The Unfiltered Truth
In a matter of weeks, cigarette packets could be stripped of all their branding as part of a government drive to stop people smoking. The Department of Health is reaching the end of a three-month consultation examining whether Britain should force tobacco companies to sell their products in plain packaging, emblazoned only with grim health warnings and shockingly graphic images of diseases caused by smoking.
After hearing from NHS bosses, public health experts and academics, this study will presents its findings on July 10. So far, only Australia has enacted similar legislation.
Dr Crawford Moodie, a senior research fellow at the University of Stirling and an expert on cigarette packaging, says: “People researching tobacco control have only recently started thinking about packaging, because they focused on the use of other forms of advertising, like billboards, television or newspapers. But since 2003, when tobacco advertising was banned, we have seen an explosion in packet design.”
Stripped of the old-fashioned methods of persuading customers to start smoking, the tobacco giants ploughed all their efforts into manufacturing enticing packets.
The first brand to change in the 21st century was Benson & Hedges, which brought in a slide packet that proved to be so attractive it caused sales to shoot up by 25 per cent in the first six months it was on the market. Sales then went up by another 32.5 per cent over the next year, netting Imperial Tobacco a massive £74m in extra profits.
Lambert & Butler, Britain’s biggest-selling brand, subsequently recorded a £60m sales boost after introducing a special shiny Celebration Pack in 2004, which commemorated its 25th anniversary.
In 2008, Silk Cut introduced a slender, lipstick-shaped packet that was deliberately designed to appeal to style-conscious females. Fiona Andrews, director of the Bristol-based anti-smoking group Smokefree South West, says: “The packets have changed and become so attractive, seductive even. Packaging is a silent salesman that means tobacco companies can communicate very effectively without needing prominent advertising campaigns.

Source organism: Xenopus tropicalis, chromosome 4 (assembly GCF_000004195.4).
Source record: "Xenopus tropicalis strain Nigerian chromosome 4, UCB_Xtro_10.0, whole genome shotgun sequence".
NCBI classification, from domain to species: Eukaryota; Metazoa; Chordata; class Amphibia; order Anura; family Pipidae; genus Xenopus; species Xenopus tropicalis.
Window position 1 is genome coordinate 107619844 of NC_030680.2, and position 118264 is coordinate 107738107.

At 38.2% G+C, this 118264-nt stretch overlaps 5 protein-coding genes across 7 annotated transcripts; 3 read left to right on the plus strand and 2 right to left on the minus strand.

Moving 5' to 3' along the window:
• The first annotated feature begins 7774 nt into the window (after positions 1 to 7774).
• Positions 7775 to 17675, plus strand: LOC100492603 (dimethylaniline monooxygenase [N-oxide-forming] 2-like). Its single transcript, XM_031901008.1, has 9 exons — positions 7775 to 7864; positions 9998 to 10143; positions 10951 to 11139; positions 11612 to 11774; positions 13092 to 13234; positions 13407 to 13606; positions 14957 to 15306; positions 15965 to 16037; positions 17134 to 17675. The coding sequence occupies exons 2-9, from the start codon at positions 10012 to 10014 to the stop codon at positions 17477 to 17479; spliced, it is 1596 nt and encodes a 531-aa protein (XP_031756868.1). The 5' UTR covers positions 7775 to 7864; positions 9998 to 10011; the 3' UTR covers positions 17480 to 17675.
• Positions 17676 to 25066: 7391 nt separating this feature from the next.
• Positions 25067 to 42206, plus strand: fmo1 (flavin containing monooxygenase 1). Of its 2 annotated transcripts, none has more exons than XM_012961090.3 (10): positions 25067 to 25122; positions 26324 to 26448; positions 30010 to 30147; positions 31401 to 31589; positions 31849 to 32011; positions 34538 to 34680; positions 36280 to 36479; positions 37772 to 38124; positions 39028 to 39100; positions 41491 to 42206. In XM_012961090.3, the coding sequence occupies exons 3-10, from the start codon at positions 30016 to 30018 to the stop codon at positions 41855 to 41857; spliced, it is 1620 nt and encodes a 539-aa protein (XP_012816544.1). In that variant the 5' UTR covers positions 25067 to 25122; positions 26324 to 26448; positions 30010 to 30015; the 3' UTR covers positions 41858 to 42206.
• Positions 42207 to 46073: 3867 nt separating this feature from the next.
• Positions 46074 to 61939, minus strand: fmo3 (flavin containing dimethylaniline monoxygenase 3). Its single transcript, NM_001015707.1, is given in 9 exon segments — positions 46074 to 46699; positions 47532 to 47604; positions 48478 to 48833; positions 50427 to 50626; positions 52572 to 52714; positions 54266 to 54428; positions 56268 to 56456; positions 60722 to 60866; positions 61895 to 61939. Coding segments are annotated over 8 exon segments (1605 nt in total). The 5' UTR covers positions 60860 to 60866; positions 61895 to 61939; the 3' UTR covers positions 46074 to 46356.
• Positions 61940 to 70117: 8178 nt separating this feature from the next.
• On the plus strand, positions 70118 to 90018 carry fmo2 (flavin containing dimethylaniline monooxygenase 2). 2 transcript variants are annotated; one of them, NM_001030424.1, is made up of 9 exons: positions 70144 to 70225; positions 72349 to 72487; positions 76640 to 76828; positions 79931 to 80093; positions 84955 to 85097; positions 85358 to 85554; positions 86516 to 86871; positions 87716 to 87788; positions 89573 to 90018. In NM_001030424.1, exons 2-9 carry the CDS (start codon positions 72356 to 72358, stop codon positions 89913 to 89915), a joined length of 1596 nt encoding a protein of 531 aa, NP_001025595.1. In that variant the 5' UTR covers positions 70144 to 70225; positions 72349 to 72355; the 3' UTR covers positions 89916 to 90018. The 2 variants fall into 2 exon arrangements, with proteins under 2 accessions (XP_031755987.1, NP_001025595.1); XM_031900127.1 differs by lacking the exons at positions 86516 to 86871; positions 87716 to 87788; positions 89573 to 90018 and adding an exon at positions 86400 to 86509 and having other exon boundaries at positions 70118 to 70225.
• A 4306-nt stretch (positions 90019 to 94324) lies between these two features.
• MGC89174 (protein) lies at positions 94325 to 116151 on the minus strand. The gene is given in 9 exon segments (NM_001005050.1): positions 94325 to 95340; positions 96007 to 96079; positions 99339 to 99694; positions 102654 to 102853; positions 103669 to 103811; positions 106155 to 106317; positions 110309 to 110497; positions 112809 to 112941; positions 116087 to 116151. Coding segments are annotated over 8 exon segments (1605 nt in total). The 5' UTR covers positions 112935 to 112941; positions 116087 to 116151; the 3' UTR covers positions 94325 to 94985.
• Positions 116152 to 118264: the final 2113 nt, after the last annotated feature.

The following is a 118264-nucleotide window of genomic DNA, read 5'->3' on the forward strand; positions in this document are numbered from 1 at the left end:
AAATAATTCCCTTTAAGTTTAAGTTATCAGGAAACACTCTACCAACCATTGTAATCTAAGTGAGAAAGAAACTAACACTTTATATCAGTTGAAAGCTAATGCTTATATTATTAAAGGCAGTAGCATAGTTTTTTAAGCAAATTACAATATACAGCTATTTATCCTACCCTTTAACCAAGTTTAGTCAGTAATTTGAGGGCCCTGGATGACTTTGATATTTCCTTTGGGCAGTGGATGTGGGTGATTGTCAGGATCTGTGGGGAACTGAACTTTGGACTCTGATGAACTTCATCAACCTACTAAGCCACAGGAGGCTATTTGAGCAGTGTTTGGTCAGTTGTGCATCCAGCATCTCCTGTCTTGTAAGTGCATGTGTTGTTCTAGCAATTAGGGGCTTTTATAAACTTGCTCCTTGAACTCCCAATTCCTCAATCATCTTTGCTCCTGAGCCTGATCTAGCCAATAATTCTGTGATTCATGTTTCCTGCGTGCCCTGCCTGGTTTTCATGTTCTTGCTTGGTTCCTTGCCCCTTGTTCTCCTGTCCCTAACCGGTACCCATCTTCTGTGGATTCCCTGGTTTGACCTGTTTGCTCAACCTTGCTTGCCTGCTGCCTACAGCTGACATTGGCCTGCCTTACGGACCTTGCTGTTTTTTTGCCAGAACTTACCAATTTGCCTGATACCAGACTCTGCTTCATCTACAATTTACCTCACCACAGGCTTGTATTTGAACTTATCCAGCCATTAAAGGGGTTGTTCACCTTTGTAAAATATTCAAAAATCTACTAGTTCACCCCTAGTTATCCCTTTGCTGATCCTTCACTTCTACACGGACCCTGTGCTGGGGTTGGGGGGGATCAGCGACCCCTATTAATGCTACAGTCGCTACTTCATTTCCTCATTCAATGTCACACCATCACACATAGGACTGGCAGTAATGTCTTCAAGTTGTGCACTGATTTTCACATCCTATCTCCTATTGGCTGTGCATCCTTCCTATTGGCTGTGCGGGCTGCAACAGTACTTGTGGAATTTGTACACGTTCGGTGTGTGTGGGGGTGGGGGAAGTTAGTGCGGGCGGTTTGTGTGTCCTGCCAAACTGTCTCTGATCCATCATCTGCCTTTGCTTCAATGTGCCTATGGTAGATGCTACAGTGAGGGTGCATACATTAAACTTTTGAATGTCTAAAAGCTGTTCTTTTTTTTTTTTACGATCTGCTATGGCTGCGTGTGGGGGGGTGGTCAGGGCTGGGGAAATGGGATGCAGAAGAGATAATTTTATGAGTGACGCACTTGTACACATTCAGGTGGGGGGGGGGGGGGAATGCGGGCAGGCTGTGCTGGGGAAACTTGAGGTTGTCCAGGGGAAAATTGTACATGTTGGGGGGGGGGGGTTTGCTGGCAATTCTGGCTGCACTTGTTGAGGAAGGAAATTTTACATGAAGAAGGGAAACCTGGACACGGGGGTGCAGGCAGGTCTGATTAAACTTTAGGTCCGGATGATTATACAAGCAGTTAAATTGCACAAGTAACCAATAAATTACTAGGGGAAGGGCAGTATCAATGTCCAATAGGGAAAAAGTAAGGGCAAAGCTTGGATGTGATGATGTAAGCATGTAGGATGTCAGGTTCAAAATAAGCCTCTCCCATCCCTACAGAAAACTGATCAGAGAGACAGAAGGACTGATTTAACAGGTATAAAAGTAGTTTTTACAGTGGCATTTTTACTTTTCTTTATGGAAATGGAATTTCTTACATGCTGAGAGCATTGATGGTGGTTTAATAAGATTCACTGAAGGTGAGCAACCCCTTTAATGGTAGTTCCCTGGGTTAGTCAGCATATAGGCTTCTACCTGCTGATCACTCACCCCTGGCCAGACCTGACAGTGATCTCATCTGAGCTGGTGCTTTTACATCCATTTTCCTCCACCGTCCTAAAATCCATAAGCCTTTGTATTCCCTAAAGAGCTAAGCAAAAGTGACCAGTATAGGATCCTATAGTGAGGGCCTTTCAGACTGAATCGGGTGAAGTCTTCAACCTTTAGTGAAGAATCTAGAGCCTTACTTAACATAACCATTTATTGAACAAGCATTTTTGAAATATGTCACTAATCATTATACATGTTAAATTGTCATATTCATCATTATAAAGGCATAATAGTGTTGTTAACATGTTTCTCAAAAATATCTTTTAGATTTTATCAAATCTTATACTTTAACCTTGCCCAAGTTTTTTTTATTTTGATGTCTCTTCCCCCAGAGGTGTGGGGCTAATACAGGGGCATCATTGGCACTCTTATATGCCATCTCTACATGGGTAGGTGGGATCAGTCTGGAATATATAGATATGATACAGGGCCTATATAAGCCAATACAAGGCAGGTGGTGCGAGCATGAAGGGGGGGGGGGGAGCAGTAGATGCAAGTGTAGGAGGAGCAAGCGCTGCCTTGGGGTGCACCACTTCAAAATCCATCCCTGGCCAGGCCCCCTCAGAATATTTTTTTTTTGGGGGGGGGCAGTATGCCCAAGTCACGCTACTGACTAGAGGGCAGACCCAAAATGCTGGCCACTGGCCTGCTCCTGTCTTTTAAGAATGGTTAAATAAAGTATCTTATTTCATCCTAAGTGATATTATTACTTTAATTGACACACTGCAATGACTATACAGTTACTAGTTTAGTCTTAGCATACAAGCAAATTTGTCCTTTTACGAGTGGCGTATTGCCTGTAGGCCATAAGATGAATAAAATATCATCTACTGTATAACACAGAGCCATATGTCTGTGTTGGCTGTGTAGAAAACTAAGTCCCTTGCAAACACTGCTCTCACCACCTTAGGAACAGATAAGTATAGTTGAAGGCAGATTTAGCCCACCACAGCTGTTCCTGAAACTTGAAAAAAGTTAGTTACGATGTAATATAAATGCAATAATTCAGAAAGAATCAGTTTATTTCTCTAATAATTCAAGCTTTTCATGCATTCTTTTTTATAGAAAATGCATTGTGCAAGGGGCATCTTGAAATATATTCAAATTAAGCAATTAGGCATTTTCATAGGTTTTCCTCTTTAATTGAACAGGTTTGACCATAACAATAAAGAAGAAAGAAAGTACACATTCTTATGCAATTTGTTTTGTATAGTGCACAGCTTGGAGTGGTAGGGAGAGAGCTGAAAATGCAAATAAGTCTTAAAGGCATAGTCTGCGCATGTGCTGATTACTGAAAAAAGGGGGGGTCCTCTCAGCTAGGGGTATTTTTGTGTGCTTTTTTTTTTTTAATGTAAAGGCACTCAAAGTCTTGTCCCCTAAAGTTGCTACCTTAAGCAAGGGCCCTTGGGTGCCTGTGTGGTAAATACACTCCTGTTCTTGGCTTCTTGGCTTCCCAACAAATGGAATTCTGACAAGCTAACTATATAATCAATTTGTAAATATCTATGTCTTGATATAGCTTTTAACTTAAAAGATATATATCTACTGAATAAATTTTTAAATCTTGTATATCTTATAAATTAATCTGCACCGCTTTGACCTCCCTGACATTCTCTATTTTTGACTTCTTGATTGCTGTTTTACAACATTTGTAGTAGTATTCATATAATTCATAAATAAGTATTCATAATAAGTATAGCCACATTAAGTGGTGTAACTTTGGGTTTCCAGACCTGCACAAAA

“Adults like to think they are rational and are not influenced by shiny packaging, but what mum and dad don’t know is how vulnerable their children are. I’ve noticed packets of Benson & Hedges with the number 14 spelled out in Lego. Who is that aimed at? It’s difficult to believe packets aren’t aimed at the next generation of potential smokers.”
A study conducted by Cancer Research UK in April asked children what they felt when they saw a cigarette packet. One young boy responded by saying it made him feel as if he was “in a wonderland of happiness” while another said the red packet reminded him of a Ferrari.
A small girl simply emoted: “Yeah. Pink, pink, pink.”
However, there are some people who fear the potential ban on packaging could be the first step towards creating a repressive nanny state.
Christopher Snowdon, author of a book on tobacco control called Velvet Glove, Iron Fist: A History of
Anti-Smoking, says: “Britain is becoming a very control-orientated society. This is a slippery slope. Ban cigarette packets and soon one thing will lead to another and we may see similar laws on alcohol, food or basically anything the British Medical Association doesn’t like.
“Can we let the medical profession run every aspect of our lives? I don’t believe people want to start smoking when they see a cigarette packet.”
The 20th century was the tobacco age, where ad men told us all sorts of porkies about cigarettes. We were told they could be healthy, that smoking was a glamorous pursuit favoured by film stars and musicians, and we all believed them – until the warnings were too dire to ignore.